Regulation’s Price on Small Tech Companies

by on September 20, 2005

It’s amazing that small companies can compete in today’s regulatory climate. We all know about the way that Steve Jobs and Stephen Wozniak created the first Apple computer in the Jobs family garage . Such small business success (now a big corporation of course) happens despite the disproportionate regulatory burden they share compared to their larger competitors. A study released last week by the Office of Advocacy of the U.S. Small Business Administration shows that small firms bear the largest per employee burden.

According to the study, firms with fewer than 20 employees annually spend $7,647 per employee to comply with federal regulations, compared with the $5,282 spent by firms with more than 500 employees. Thus small business faces a 45 percent greater burden than their larger business counterparts.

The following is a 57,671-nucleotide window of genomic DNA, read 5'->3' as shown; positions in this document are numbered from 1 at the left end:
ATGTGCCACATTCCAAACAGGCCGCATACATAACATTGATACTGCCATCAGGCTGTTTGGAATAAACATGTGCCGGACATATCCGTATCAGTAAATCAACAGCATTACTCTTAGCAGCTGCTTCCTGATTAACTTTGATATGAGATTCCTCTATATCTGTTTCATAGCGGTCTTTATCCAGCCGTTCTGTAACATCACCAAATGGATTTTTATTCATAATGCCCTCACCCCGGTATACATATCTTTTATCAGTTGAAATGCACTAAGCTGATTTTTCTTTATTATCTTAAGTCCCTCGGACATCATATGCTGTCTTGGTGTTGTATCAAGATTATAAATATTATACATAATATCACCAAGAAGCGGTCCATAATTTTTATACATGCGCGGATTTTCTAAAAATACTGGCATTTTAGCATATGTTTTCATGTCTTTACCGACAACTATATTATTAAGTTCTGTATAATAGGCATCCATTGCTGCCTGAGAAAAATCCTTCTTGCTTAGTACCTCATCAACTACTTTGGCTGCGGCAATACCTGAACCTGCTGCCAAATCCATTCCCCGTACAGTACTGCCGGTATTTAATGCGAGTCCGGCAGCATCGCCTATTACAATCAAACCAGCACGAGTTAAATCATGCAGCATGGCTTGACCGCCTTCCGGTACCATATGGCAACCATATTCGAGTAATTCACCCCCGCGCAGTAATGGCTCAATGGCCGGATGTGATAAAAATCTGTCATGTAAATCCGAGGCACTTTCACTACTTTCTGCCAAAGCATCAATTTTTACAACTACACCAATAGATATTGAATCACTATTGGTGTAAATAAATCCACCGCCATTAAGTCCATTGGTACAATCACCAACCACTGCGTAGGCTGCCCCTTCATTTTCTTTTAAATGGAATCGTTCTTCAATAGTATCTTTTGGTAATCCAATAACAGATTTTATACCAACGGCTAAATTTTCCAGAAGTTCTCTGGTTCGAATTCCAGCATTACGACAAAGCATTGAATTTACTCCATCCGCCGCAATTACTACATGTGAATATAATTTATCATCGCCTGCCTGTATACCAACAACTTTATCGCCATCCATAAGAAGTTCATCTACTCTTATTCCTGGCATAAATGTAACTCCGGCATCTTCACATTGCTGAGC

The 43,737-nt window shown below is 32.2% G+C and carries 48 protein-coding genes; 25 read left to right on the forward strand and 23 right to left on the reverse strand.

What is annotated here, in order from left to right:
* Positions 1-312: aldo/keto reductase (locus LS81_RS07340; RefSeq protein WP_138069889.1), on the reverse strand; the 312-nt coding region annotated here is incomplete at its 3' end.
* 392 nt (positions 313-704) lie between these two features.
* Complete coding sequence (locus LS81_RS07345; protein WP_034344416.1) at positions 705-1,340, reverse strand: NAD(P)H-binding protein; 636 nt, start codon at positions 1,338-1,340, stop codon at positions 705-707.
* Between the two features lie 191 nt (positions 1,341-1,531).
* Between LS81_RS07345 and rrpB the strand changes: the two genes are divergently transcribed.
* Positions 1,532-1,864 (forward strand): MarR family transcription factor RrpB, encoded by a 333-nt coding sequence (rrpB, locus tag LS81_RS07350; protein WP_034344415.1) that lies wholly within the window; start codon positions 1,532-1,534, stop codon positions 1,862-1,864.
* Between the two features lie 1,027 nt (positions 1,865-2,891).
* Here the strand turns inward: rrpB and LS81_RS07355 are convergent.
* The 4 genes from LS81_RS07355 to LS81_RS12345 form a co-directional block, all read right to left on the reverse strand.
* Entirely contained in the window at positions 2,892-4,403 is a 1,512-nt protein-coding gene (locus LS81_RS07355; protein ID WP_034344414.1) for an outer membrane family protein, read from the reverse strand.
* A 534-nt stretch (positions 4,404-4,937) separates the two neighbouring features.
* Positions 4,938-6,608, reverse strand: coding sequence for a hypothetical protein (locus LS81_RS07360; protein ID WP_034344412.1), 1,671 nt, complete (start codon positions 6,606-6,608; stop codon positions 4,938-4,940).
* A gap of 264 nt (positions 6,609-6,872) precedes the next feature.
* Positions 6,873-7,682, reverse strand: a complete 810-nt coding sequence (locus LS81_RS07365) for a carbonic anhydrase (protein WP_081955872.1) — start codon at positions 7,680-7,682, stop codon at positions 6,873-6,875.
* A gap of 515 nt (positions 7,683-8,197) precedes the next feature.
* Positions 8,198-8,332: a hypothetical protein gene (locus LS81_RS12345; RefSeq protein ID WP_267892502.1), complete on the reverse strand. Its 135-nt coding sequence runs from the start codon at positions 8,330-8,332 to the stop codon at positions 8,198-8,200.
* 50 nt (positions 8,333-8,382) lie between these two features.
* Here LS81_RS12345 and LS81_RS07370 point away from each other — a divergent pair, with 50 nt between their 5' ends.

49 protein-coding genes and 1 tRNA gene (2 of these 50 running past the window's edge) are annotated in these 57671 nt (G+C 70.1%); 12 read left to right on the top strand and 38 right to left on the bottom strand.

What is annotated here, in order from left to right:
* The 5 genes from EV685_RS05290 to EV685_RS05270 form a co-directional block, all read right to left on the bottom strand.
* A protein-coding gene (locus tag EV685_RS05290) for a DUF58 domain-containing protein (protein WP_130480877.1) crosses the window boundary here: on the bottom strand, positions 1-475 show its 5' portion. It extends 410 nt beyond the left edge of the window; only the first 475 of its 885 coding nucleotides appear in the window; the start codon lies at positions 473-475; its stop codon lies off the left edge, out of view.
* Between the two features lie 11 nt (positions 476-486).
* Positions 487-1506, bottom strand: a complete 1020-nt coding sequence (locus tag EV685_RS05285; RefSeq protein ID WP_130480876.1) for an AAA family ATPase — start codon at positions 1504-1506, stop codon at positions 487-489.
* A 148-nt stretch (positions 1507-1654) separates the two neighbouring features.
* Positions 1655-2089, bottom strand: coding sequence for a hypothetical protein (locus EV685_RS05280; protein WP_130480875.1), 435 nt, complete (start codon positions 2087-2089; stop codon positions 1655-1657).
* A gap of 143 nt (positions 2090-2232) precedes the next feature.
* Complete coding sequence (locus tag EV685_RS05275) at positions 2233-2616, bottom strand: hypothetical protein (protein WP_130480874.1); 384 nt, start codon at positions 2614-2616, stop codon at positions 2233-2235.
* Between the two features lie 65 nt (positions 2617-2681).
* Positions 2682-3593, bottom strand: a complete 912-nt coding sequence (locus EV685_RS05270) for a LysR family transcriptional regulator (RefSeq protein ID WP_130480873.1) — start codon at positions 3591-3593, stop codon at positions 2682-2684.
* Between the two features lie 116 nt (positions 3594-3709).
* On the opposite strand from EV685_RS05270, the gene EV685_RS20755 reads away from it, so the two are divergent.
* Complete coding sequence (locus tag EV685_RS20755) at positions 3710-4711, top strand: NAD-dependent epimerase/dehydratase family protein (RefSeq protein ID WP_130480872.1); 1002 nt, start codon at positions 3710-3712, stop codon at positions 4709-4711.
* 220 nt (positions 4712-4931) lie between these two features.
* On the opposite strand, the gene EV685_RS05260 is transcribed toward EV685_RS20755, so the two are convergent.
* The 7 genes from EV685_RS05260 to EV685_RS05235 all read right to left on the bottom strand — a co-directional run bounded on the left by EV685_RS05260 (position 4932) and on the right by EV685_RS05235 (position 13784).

This is to be expected. The regulatory overhead required for attorneys, accountants, and HR to interpret and implement federal regulation is enormous. The fixed costs of regulatory compliance become increasingly dispersed with each employee hired. Even with employment law carveouts for companies under 50 or so employees, the burden of overall compliance is high.

Businesses with less than 500 employees generate 60 to 80 percent of net new jobs annually over the last decade. Many of these are in the tech industry. Here on the Tech Liberation Front, we often focus on tech-related regulatory burdens on the tech and telecom industries. As the SBA study shows, the burden is also tax, environmental, workplace and general economic-related laws.

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